Digital Darkroom

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Phillip Andrews Posted: Mar 01, 2006 0 comments

Taking, editing, and enhancing photos are just the first few steps in the imaging process. Many photographers spend lots of time in these phases and then let their carefully crafted pictures sit dormant on their hard drive. These quick tips are designed to help you put your photos on show, whether as prints or on the web. There are multiple ways to share your images, so carry on...

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David B. Brooks Posted: Sep 01, 2004 0 comments

Unlike film cameras, digital does not capture a likeness of the subject on a "physical artifact," like a film negative or slide. A digital camera just gathers information that describes what the lens and sensor...

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Uwe Steinmueller Posted: Mar 01, 2004 0 comments

While most digital photographers are familiar with JPEG and TIFF formats, the latest format to come down the pike for digital cameras, known as "raw," as it deals with the raw information right from the sensor, is something fairly new. Simply stated: to gain maximum image quality, you...

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David B. Brooks Posted: Sep 01, 2000 0 comments

The following step by step procedures and instructions are intended to assist you in obtaining the best possible film scans based on one basic principle: Every film image is unique. Therefore, the specific parameters of adjustment for...

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Joe Farace Posted: Jun 01, 1999 0 comments

After desktop printers, one of the most popular digital imaging products that Shutterbug readers ask me about is scanners. Typically, these aspiring digital imagers want to get started digitizing the slides and negative they've been shooting for many...

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Joe Farace Posted: Mar 01, 2000 0 comments

Service bureau is a term left over from the bad old days when few people could actually afford to own a computer. Instead, many of us had to take our data--usually in punched card form--to companies who, for a fee, would process the data using their large...

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Joe Farace Posted: Dec 01, 2003 0 comments

A few years ago I sold all my traditional darkroom equipment, lock, stock, and tongs. After sitting untouched in my new home's basement for several years, I decided it all had to go. I loaded enlarger, lenses, carriers, and trays into my car, and took them to a local photo show and sold...

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Jon Canfield Posted: Oct 01, 2006 0 comments

One of the most frequent questions I'm asked is about the proper, or "best," way to sharpen images for printing or web use. Almost everyone has struggled with getting this right. Software has improved greatly over the past couple of years, both within Adobe's Photoshop, which recently added the Smart Sharpen filter, and with third-party tools like...

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Howard Millard Posted: Sep 01, 2007 2 comments

No matter how careful you are, soft happens. Your subject, whether a femme fatale or a flower, may move. The light level may be low so you have to shoot at a slow shutter speed, and camera movement blurs the photo slightly. Or you may be photographing under bright overcast conditions outdoors--plenty of light for most situations--but you're shooting soccer...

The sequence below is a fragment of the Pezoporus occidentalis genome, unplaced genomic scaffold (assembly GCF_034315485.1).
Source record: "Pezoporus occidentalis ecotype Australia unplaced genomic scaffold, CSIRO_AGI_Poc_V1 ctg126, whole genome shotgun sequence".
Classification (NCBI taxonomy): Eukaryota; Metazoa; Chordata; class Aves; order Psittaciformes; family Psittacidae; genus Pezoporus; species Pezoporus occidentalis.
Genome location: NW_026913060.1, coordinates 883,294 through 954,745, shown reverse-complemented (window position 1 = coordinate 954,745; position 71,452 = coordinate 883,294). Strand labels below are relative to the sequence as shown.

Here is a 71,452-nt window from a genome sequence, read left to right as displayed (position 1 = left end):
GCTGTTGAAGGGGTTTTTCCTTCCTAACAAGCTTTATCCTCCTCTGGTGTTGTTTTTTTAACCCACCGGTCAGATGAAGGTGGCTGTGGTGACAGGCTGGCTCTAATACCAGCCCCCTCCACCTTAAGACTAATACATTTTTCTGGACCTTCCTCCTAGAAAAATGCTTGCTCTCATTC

William Davis Posted: Feb 01, 2006 1 comments

Stymied by all the buzz about megapixels, dpis, ppis, and what-have-you? Should you use a digital camera? Or shoot film? And which is really better? Well, yes, it's a veritable jungle of competing facts, pseudo-facts, and ideologies out there. Then there is the obsolescence factor. As someone who bought a Nikon F Photomic in 1968, a Linhof 4x5 in '70 and proceeded to...

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Howard Millard Posted: Jan 01, 2005 0 comments

All Photos © 2004, Howard Millard, All Rights Reserved

In the real world, as often as not, there'll be a problem with your background. In the precise spot where the light is right on your subject, the background might be too light, too dark, too cluttered, or you might even see the proverbial telephone pole sprouting from your subject's head. You needn't...

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Jeff Wignall Posted: Mar 01, 2005 0 comments

All Photos © 2004, Jeff Wignall, All Rights Reserved

I'd be a rich man if I had a buck for every time I've stumbled upon a great landscape scene only to mutter to myself (and anyone else within earshot), "What a horrible sky." There's something entirely deflating about finding an interesting foreground scene with a sky the color of aged...

David B. Brooks Posted: Jun 01, 2001 0 comments

Corel Print House 2000
Although there is a large selection of consumer entry-level photo applications for Windows, there are few off-the-shelf packages for the Mac. The Corel Print House 2000 is a welcome alternative. In fact, at...

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Steve Bedell Posted: May 01, 2007 0 comments

Retouching a portrait using film used to be a pretty simple task. Send the negative to your lab, check the “retouch” box, pay $5 or so, and the job was done.

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Howard Millard Posted: Feb 01, 2009 0 comments

If you want to heighten the impact of your black and white or monochrome images, consider taking them higher—to higher contrast, that is.

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